The Texas Rangers paid just under $52,000,000 to talk to him. They signed him to a six-year, $60-million contract. Technically, he's just a prospect, and on Monday night, he'll make his major league debut.
So what exactly is the big deal about Darvish? Well, at 6'5", 215 lbs, Darvish certainly looks the part of a frontline starter. When he pitches from the windup, he has the slow delivery that we've seen from other Japanese pitchers. He does repeat his delivery well, though, which helps allow for good command.
Darvish has all the ingredients of a top-of-the-rotation starter. Not only does Darvish have a fastball that can sit in the mid-90s, he has three or four different fastballs. Darvish, like any pitcher, throws a four-seam fastball, which, naturally, is thrown the hardest. He also throws cutters, sinkers and two-seam fastballs -- all of which can be more effective than Darvish's four-seamer.
We did get a look at Darvish throughout Cactus League play, and there were mixed results. Clearly, Darvish struggles mightily when he loses command of his fastball. In Darvish's second Cactus League start, he gave up three hits and walked four in three innings against Cleveland. In that outing, Darvish had almost no command of his fastball, and was as wild as can be -- and the results weren't great.
Darvish was able to get away with shaky command in his next outing, when he walked three in four innings against the Milwaukee Brewers. Darvish also hit a batter in that outing, and threw a wild pitch. Only 39 of Darvish's 70 pitches went for strikes.
Eleven days and a minor-league start later, we saw what Darvish can really do. In his final Cactus League start, Darvish commanded his fastball and breaking stuff well, en route to striking out 11 in six innings against the Colorado Rockies.
When Darvish is on like he was against the Rockies, he has very, very good command. Which is to be expected, as Darvish walked just 36 in 232 innings in Japan last year.
In addition to a slew of fastballs, Darvish has lethal secondary pitches. Darvish throws a plethora of secondary pitches, including two curveballs -- one of which he throws at 68 mph. You can expect Darvish to generate the most swings and misses with his slider, though. Nolan Ryan believes that the slider is Darvish's best pitch, and it's tough to argue with Ryan.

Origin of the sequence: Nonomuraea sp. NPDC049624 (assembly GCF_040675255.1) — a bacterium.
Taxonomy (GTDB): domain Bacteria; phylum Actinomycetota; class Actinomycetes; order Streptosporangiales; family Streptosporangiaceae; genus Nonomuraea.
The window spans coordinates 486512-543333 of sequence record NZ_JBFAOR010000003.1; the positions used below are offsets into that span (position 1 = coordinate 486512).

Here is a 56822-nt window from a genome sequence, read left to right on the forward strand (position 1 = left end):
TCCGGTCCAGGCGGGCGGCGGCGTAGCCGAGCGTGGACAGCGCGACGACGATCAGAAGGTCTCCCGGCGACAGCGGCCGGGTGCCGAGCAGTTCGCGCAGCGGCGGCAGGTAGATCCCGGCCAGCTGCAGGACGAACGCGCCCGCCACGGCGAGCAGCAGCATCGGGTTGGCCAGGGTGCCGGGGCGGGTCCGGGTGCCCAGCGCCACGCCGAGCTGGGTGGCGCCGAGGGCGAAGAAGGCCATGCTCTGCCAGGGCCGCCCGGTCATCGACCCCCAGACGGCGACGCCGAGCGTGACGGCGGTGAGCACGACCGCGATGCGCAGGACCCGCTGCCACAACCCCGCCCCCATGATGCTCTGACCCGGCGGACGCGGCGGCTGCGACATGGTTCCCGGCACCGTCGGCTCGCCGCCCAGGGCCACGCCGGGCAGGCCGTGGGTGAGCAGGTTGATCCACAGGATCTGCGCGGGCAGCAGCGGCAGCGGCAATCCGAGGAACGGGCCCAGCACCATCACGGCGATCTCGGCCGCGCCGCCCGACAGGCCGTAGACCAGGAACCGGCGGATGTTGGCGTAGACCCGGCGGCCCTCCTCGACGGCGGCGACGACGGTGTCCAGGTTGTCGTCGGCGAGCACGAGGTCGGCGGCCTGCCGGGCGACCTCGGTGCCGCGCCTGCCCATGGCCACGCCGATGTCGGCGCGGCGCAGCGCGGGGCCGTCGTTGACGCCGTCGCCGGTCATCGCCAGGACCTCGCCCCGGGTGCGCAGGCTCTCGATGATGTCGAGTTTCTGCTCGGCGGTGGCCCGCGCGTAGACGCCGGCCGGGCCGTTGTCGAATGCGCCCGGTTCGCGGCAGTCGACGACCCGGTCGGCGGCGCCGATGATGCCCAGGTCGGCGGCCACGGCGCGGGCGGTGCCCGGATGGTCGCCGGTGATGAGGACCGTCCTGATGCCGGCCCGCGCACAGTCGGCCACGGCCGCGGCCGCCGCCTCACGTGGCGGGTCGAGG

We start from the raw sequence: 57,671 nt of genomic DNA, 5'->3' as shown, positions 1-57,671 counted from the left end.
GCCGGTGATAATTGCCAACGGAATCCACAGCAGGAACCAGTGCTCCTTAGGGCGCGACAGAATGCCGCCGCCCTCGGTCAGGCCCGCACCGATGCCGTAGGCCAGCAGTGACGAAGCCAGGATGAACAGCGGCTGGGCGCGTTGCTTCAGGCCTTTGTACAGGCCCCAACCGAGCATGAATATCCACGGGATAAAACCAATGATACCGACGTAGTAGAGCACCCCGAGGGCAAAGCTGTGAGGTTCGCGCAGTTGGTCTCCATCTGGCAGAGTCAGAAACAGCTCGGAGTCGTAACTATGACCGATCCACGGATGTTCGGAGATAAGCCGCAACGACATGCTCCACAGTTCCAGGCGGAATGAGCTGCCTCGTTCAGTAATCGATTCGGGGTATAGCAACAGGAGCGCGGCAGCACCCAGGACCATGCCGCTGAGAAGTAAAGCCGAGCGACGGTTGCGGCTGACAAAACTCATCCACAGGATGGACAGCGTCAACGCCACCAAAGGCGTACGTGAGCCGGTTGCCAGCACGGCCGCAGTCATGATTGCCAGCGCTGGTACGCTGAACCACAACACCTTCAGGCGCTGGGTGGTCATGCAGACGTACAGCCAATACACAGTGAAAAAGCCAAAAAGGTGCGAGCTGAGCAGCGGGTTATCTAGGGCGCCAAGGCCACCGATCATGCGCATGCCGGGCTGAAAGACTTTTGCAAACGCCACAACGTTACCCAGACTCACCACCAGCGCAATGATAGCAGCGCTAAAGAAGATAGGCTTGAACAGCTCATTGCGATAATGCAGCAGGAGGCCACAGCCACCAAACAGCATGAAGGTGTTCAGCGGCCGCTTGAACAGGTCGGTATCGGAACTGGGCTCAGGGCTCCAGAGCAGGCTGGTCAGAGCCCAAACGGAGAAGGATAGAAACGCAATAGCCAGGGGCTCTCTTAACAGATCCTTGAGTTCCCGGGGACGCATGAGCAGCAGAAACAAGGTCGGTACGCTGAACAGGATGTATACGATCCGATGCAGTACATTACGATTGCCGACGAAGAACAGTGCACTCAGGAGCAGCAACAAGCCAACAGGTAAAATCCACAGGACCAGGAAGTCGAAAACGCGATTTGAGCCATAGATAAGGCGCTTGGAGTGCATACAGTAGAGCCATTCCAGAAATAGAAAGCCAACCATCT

Darvish also throws a splitter and a changeup as well -- as if hitters didn't have enough to look for.
How Darvish reacts to the American lifestyle and the media circus remains to be seen. Some experts believe that is why Daisuke Matsuzaka ultimately flamed out with the Red Sox -- he simply couldn't adjust to the everyday life of a Major League Baseball player.
Darvish, though, is different. He's already used to the spotlight in Japan, as he was formerly married to Saeko -- a television celebrity in Japan. Darvish has also won the Pacific League MVP twice, and has certainly been squarely in the baseball spotlight during his time in the Pacific League.
So, what can we expect from Darvish in 2012? According to projection systems, quite a lot. Dan Szymborski's ZiPS projects Darvish to finish the year with a 3.62 ERA and 1.24 WHIP -- very respectable numbers. The CAIRO projection system forecasts Darvish to put up a 3.44 ERA and 1.25 WHIP. The most optimistic system, Oliver, projects Darvish to have a microscopic 2.45 ERA and .99 WHIP in 2012 -- numbers that would place Darvish squarely in Cy Young contention.
Is it fair to expect Darvish to win, or even contend for, the Cy Young this year? Not really. Does Darvish have the stuff to win the Cy Young award? Yes, yes he does. If Darvish commands his pitches like he's capable of doing, consistently, and if he acclimates well to Major League Baseball and life in the USA, Darvish very well might find himself in Cy Young contention as early as 2012.
Those are two massive ifs, but it sure will be fun to watch this summer to see if Darvish realizes his potential. There will be speedbumps along the way, but it's going to be a fun ride -- and it starts on Monday night.